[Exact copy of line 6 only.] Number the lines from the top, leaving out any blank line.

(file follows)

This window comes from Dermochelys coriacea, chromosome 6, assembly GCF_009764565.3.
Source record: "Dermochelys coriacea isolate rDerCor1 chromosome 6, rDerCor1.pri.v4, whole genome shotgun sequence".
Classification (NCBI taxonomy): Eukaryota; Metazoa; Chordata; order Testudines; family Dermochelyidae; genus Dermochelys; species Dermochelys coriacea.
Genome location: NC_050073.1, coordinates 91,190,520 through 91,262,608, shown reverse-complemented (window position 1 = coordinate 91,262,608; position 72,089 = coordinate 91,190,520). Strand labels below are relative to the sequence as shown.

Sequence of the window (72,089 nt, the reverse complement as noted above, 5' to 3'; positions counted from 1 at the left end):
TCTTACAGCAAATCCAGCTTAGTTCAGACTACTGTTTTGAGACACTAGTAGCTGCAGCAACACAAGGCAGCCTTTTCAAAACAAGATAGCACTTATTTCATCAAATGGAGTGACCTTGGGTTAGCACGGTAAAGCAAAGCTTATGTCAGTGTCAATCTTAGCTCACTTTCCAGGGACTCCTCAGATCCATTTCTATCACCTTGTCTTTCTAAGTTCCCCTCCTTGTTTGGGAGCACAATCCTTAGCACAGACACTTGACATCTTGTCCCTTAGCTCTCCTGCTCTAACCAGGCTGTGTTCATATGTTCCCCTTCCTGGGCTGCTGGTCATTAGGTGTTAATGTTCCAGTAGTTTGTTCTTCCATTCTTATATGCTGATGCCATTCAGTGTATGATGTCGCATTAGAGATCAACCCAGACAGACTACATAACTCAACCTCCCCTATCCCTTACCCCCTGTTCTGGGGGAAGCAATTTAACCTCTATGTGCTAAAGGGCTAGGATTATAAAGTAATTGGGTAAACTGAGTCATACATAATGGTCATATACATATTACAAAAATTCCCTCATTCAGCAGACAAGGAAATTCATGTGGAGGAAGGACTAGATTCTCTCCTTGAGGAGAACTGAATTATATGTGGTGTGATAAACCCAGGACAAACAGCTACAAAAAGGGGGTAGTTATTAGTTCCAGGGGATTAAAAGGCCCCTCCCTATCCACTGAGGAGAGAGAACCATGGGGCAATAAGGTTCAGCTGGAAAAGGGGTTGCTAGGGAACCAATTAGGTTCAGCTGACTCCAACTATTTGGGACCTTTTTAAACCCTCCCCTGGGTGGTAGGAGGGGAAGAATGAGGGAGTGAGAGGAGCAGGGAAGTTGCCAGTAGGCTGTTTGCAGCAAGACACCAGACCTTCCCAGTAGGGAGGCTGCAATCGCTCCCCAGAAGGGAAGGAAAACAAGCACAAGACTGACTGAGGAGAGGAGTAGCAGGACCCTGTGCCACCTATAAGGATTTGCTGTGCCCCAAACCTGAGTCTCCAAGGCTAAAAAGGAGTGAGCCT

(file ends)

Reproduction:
TCTTACAGCAAATCCAGCTTAGTTCAGACTACTGTTTTGAGACACTAGTAGCTGCAGCAACACAAGGCAGCCTTTTCAAAACAAGATAGCACTTATTTCATCAAATGGAGTGACCTTGGGTTAGCACGGTAAAGCAAAGCTTATGTCAGTGTCAATCTTAGCTCACTTTCCAGGGACTCCTCAGATCCATTTCTATCACCTTGTCTTTCTAAGTTCCCCTCCTTGTTTGGGAGCACAATCCTTAGCACAGACACTTGACATCTTGTCCCTTAGCTCTCCTGCTCTAACCAGGCTGTGTTCATATGTTCCCCTTCCTGGGCTGCTGGTCATTAGGTGTTAATGTTCCAGTAGTTTGTTCTTCCATTCTTATATGCTGATGCCATTCAGTGTATGATGTCGCATTAGAGATCAACCCAGACAGACTACATAACTCAACCTCCCCTATCCCTTACCCCCTGTTCTGGGGGAAGCAATTTAACCTCTATGTGCTAAAGGGCTAGGATTATAAAGTAATTGGGTAAACTGAGTCATACATAATGGTCATATACATATTACAAAAATTCCCTCATTCAGCAGACAAGGAAATTCATGTGGAGGAAGGACTAGATTCTCTCCTTGAGGAGAACTGAATTATATGTGGTGTGATAAACCCAGGACAAACAGCTACAAAAAGGGGGTAGTTATTAGTTCCAGGGGATTAAAAGGCCCCTCCCTATCCACTGAGGAGAGAGAACCATGGGGCAATAAGGTTCAGCTGGAAAAGGGGTTGCTAGGGAACCAATTAGGTTCAGCTGACTCCAACTATTTGGGACCTTTTTAAACCCTCCCCTGGGTGGTAGGAGGGGAAGAATGAGGGAGTGAGAGGAGCAGGGAAGTTGCCAGTAGGCTGTTTGCAGCAAGACACCAGACCTTCCCAGTAGGGAGGCTGCAATCGCTCCCCAGAAGGGAAGGAAAACAAGCACAAGACTGACTGAGGAGAGGAGTAGCAGGACCCTGTGCCACCTATAAGGATTTGCTGTGCCCCAAACCTGAGTCTCCAAGGCTAAAAAGGAGTGAGCCT